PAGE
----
Technology drives the world at an unimaginable speed. At Ulysse Nardin watchmaking factory, technology has been at the helm for almost two centuries. Innovation after innovation, the Maison brings the profession to the future, combining the ancestral art of Haute Horlogerie with a high-tech approach of measuring time. Founded in 1846 by 23-year-old Ulysse Nardin, the brand that bears his name conveys his entrepreneurial spirit. Known for its revolutionary designs, such as the Freak or the Perpetual Calendar, the company pioneered the search for new materials, particularly in the use of silicon. Prestige met Stephane Von Gunten, head of the New Technologies Department.
«Ulysse Nardin is renowned for his revolutionary designs»
You are at the head of what is called the Department of New Technologies. Why does a watch manufacturer need such a department and what is your mission? I have four main missions, the first is to validate all new developments at Ulysse Nardin. Some ideas come from the market as a result of customer demand. Others come from our teams or management. Sometimes young watchmakers offer us concepts. Whatever the source, the development of these ideas is supported by the technical office. The validation comes next. The development of the prototypes is done according to the complexity of the watch. If the movements are destined for big series, we can arrive at one hundred, two hundred models, our mission is to realize these prototypes and validate them. Our basic work is to develop and test. Subsequent tasks on the production cycle follow. Finally, there is the intellectual property part, which concerns patents.
You talk about new ideas. Is it technology related to materials or the movement itself? This is called applied research. For example this automatic winding mechanism is quite complex, it is a piece of watchmaking, a revolutionary system because we managed to improve the efficiency of winding. It’s a complete concept. There may be other elements where it is more of a material that we can use in many components and that is part of applied research.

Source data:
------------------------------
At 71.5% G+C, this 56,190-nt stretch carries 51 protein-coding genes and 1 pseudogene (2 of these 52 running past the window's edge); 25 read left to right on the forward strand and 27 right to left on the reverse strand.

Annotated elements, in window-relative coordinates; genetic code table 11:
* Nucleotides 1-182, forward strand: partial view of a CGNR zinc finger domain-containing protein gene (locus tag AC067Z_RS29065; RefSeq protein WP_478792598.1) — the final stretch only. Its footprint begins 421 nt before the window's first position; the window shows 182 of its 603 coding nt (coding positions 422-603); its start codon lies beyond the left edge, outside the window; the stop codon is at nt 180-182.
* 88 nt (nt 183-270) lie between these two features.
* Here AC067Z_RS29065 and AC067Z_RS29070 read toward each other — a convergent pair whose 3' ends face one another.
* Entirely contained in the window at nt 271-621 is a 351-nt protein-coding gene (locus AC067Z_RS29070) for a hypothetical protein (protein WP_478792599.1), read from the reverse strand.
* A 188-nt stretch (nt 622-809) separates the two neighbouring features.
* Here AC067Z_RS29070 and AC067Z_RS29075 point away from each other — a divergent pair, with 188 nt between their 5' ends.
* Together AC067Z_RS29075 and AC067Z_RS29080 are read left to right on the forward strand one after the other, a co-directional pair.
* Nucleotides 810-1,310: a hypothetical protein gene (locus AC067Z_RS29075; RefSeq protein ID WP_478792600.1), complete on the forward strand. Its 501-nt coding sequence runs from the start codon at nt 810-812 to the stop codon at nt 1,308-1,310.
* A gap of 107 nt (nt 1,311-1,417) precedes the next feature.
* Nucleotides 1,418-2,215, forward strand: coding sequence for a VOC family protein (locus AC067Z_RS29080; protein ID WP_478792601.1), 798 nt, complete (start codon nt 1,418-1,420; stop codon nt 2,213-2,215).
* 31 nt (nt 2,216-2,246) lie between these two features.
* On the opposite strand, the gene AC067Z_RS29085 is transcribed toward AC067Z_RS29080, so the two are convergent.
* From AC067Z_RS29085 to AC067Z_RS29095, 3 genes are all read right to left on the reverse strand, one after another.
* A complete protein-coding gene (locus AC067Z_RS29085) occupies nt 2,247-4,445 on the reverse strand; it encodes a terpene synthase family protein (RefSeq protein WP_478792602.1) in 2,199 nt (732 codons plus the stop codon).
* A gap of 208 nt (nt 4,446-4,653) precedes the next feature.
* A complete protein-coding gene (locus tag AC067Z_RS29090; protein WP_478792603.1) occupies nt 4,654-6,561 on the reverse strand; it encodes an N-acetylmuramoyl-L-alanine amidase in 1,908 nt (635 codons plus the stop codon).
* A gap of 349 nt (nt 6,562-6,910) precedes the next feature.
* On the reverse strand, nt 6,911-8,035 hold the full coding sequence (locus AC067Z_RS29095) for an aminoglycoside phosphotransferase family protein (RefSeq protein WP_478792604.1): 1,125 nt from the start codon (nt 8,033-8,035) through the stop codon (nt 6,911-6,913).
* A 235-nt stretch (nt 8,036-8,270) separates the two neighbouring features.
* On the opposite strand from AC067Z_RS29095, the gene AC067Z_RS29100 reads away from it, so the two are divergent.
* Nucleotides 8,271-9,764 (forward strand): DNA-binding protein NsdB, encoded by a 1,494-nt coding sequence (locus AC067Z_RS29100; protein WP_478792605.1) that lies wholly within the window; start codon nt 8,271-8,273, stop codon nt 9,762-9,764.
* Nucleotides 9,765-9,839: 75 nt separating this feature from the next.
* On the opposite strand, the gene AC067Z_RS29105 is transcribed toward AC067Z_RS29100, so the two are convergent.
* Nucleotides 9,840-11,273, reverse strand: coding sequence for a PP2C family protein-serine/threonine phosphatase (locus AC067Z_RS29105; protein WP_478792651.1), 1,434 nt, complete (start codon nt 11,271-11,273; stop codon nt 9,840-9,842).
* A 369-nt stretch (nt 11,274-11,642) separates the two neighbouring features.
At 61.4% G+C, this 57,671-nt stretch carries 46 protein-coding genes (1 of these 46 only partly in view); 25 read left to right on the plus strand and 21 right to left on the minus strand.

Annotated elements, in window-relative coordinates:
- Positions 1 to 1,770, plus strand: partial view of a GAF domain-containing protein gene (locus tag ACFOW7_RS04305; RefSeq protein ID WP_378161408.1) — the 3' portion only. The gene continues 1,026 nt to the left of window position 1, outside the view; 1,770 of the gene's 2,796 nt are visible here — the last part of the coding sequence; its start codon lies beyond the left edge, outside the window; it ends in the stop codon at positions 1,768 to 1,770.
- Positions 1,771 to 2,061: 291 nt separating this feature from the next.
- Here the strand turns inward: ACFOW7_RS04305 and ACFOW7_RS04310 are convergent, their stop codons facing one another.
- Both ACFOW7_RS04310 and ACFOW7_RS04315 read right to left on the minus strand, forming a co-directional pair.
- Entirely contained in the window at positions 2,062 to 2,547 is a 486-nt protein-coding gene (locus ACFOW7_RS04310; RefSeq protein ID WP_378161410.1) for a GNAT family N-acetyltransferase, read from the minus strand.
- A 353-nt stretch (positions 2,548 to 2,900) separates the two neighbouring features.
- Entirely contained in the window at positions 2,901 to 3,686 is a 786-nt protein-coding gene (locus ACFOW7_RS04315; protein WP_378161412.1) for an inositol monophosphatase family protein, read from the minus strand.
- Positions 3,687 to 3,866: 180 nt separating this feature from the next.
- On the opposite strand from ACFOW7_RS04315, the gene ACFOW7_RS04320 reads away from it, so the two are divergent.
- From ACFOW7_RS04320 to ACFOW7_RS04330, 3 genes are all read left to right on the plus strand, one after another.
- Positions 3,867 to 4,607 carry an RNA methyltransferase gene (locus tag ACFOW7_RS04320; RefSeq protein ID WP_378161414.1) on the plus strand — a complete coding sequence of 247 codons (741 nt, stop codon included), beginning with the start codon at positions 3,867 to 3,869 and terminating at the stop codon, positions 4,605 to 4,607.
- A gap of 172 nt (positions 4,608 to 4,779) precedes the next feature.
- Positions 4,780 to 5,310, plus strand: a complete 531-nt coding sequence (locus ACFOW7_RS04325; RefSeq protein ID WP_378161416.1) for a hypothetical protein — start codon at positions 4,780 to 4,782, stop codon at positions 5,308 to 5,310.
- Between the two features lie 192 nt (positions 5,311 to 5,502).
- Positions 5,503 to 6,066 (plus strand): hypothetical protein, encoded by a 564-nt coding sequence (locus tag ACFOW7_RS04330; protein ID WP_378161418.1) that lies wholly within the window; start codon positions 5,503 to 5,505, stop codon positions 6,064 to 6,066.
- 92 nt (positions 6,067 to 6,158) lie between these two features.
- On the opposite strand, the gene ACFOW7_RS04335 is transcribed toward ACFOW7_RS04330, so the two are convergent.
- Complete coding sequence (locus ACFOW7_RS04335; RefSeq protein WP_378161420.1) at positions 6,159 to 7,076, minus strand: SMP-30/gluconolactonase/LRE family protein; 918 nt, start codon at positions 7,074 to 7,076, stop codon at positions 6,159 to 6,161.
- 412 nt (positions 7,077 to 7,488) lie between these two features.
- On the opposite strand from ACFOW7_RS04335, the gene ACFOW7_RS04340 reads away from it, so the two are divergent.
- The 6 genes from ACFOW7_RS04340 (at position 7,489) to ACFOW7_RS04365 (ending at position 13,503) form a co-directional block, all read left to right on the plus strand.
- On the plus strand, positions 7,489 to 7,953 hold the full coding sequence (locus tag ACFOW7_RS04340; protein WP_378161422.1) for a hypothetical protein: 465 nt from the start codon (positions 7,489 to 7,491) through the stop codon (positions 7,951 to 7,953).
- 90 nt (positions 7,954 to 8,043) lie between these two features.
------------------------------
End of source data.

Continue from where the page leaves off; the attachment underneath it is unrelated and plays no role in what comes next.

Last year, there was the prototype watch «InnoVision 2» with its ten patents and you were studying how to apply all these innovations. Did you use them this year? First there are the strategic decisions of the company, then the validation of the technical department and finally the validation at the aesthetic level. This year, several innovations have been presented at the SIHH, including the Freak Vision, flagship watch of the Freak Line, which takes the concept of Freak with the movement that indicates the hour and the minute. We used some parts of the InnoVision 2 prototype watch. We took over the Grinder automatic winding system. It revolutionizes energy transmission by being twice as effective as existing systems. The Grinder uses the slightest movements of the wrist. The oscillating weight is connected to a frame with four ratchets, which gives the automatic system twice the angular stroke (like a bike with four pedals instead of two). A flexible guide mechanism considerably limits friction. We also used for the first time in our current collection, the large silicon balance that was presented in the prototype watch InnoVision 2. An ultra-lightweight silicon balance wheel with nickel weights and stabilizing micro-pallets. The Ulysse Anchor escapement is based on the principle of flexible mechanisms using the elasticity of the leaf springs. This constant escapement, made entirely of silicon, features a circular frame with an anchor fixed at its center, which pivots without friction. The new pierced top bridge is inspired by the hull of a boat.